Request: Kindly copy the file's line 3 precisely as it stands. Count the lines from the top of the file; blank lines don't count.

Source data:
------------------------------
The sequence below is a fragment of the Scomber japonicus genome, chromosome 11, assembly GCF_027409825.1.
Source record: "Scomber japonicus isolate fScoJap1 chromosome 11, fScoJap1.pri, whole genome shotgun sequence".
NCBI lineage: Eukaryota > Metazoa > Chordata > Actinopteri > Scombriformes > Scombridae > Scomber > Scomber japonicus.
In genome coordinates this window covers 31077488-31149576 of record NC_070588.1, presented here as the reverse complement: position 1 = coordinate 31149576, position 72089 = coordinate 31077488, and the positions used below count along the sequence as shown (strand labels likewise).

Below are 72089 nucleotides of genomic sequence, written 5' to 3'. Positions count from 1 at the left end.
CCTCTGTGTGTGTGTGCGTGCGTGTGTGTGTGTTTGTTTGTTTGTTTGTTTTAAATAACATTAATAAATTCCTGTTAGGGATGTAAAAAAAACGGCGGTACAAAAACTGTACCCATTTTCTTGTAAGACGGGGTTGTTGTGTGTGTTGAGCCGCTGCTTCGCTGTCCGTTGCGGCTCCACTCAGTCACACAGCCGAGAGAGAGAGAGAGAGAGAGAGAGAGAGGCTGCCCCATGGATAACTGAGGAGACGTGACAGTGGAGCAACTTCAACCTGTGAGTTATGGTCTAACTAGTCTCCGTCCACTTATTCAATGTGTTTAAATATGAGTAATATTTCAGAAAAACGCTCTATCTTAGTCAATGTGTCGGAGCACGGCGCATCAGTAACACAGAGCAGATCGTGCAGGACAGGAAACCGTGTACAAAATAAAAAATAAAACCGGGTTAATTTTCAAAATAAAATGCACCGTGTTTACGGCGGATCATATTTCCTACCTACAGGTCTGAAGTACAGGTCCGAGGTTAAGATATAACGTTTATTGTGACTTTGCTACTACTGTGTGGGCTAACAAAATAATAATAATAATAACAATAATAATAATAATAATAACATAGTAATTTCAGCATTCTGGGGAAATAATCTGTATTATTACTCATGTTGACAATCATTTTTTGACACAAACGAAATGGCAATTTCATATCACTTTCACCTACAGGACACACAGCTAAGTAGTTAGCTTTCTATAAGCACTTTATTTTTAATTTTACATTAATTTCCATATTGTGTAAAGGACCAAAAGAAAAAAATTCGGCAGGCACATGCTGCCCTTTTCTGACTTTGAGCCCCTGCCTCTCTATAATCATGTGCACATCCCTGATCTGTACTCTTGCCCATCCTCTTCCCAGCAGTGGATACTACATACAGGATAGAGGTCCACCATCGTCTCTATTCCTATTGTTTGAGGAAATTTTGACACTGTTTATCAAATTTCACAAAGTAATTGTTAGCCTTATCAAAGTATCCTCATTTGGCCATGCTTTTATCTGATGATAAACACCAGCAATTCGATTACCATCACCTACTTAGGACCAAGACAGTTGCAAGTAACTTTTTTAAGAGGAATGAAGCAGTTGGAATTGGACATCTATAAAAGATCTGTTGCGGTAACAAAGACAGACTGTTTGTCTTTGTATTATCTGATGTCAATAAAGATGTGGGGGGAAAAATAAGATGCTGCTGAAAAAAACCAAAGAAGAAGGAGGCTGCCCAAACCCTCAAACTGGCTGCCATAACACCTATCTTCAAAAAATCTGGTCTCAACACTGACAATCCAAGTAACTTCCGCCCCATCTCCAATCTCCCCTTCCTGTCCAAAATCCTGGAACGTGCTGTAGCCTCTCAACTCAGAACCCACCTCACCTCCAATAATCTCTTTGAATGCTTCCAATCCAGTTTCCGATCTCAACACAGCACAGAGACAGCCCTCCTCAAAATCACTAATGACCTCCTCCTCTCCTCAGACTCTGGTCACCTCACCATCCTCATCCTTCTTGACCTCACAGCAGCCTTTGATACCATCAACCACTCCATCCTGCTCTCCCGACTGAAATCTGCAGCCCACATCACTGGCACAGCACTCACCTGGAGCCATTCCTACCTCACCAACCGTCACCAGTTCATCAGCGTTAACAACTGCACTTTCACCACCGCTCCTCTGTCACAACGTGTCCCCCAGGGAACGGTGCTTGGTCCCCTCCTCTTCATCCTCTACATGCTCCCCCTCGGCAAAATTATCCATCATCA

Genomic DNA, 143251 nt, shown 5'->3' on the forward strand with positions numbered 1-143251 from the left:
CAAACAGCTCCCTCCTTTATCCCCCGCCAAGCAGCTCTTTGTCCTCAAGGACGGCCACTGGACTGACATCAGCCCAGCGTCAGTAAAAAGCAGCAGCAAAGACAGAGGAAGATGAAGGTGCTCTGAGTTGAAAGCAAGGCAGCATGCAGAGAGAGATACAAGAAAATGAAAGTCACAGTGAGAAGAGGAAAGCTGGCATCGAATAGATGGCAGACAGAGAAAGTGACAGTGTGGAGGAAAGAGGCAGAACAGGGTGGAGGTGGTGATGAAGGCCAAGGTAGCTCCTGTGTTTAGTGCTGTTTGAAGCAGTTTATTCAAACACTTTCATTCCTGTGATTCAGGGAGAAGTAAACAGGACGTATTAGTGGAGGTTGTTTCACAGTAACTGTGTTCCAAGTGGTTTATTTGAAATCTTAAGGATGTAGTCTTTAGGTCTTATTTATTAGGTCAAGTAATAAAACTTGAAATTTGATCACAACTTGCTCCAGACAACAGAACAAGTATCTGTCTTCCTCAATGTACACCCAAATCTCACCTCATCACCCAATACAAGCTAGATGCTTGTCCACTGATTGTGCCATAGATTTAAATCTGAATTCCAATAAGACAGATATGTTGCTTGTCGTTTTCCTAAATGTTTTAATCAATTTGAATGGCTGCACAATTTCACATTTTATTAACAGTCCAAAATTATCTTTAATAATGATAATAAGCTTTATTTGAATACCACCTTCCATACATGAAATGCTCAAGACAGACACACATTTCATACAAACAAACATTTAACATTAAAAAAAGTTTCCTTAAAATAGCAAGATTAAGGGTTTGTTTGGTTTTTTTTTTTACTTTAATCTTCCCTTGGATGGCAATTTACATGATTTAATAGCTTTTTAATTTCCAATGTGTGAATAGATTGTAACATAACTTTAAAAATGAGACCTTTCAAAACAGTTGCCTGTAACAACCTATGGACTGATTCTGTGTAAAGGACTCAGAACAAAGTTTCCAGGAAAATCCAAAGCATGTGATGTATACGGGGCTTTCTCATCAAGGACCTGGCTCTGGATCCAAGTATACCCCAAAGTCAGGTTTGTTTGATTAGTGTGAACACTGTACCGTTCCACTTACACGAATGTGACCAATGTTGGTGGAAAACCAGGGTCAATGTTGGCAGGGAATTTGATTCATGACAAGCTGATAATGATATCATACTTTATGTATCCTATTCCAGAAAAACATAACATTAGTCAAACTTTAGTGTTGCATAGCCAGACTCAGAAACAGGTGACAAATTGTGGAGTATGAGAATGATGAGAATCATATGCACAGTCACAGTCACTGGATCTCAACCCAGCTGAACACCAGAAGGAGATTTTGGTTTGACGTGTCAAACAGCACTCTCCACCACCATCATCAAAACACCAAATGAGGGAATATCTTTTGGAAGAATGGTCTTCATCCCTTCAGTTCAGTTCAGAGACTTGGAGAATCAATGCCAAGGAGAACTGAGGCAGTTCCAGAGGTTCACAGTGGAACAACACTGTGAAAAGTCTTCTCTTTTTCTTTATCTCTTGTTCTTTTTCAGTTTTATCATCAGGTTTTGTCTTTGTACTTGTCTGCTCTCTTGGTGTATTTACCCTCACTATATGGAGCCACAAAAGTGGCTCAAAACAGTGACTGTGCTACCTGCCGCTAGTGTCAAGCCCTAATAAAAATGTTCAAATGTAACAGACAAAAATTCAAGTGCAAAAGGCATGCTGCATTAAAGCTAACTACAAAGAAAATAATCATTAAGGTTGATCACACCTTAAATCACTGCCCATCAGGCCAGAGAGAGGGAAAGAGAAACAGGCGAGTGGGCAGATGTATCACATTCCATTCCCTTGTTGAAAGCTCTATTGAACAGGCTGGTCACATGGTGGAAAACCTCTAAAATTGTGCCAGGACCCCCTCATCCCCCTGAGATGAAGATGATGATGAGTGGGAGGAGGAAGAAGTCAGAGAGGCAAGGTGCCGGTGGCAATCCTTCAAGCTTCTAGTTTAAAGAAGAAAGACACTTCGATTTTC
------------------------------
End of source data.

NCBI lineage: Eukaryota > Metazoa > Chordata > Actinopteri > Scombriformes > Scombridae > Scomber > Scomber japonicus.